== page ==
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Gain

Updated on November 26, 2020 , 62 views

What is the Gain?

The value of the assets can grow at any time. For instance, if an investor purchased stock worth 15k and its value goes up to 25k in a year, then the investor will be on a 10k gain. The value of the asset can change multiple times.

Gain

So, the actual gain happens when the investor sells their asset at a value higher than its original price.

Everything You Must Know About Gains

Gain meaning & its calculation is as simple as finding the difference between the purchase and sales price. If the balance is positive, then that would be the gain. However, this will be the gross gain value. In order to calculate the net gain from the asset, you will have to subtract the expenses or depreciation on that asset. A gain can be realized and unrealized.

The former refers to the profit that the investor makes when they have sold their property and the money is realized. Unrealized gain, on the other hand, refers to the paper gain. This means the owner has not sold the asset yet and the money is not realized. However, the value of the asset in the market has increased. Unrealized gains can change several times before you have signed the deal with a buyer.

Now, the total gain you make from the sale of the asset depends on a number of factors. Most importantly, you need to know whether or not the gain is taxable. Of course, the taxable gain will result in lower profits as compared to the non-taxable gains. The more annual tax you pay on your asset, the lower the profits you will get from the property.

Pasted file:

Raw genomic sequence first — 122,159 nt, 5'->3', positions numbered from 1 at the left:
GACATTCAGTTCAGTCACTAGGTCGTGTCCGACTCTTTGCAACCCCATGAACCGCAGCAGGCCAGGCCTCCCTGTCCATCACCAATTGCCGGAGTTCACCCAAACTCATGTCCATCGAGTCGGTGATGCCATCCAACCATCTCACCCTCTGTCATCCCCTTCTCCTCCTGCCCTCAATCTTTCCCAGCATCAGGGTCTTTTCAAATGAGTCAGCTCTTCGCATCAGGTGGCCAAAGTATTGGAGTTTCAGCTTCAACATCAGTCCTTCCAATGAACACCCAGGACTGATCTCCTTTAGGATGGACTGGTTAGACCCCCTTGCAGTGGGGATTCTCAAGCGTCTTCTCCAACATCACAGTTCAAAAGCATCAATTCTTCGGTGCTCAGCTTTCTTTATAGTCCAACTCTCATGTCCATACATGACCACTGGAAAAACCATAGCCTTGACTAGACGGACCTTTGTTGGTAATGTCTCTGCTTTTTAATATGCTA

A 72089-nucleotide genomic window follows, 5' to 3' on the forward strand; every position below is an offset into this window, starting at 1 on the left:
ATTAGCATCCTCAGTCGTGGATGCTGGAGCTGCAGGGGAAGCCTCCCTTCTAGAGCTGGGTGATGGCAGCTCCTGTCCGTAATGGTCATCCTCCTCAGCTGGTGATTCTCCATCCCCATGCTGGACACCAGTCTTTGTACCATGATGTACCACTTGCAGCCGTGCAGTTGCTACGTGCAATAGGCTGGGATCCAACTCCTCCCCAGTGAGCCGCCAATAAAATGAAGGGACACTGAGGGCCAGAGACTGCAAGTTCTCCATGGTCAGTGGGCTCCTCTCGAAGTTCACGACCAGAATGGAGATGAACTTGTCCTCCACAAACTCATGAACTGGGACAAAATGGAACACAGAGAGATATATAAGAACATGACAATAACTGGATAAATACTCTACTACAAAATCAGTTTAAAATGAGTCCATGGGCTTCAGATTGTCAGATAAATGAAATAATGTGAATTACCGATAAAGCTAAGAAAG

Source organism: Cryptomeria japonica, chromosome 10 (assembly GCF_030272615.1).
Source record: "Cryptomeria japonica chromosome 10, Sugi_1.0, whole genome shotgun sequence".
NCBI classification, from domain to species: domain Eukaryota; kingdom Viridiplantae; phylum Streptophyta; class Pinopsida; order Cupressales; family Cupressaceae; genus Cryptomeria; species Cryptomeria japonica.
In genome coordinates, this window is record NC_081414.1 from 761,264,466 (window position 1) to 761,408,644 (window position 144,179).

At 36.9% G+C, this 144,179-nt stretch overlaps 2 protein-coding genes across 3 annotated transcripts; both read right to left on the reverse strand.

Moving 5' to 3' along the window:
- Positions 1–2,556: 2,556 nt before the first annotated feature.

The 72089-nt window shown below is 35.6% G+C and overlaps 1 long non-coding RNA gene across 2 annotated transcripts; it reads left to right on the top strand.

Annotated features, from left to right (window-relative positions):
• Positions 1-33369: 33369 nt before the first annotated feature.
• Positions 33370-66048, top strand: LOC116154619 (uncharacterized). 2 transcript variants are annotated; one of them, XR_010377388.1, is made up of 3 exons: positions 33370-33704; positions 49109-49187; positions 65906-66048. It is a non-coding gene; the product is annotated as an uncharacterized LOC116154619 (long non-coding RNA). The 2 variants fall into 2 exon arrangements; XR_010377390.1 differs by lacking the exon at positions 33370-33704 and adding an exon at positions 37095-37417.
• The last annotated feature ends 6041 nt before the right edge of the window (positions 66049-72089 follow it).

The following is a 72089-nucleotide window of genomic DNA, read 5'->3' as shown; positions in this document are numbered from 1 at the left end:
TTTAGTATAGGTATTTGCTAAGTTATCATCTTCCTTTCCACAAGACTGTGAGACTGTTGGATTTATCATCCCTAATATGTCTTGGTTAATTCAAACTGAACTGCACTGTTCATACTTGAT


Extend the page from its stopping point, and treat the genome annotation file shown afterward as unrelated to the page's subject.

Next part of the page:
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Taxes and Gains

Many states have made the Realized Gains subject to Taxes. This means the seller will need to pay tax on the property they own. Not only is it confined to the property, but the government could impose the tax on other valuable assets, such as your furniture, jewellery, and sales of other precious assets. The rate of the tax will vary from state to state. However, gains from the sale of the most valuable assets are taxable. Often known as Capital tax, this tax is imposed on the net profit only.

Let’s say you make a profit of Rs. 40,000 from the sale of your property. However, you also suffered a loss of Rs. 10,000 in shares. Now, you are going to pay taxes on Rs. 30,000, which is the net Capital Gain amount. It is important to note that only the net capital gains will be considered for the calculation of the taxable income. For instance, the taxable income in the stock transaction will be charged on the balance of the purchase and sales price of the shares minus the brokerage commission and other expenses. Gross income doesn’t matter when it comes to capital gains tax calculation.

Disclaimer:
All efforts have been made to ensure the information provided here is accurate. However, no guarantees are made regarding correctness of data. Please verify with scheme information document before making any investment.
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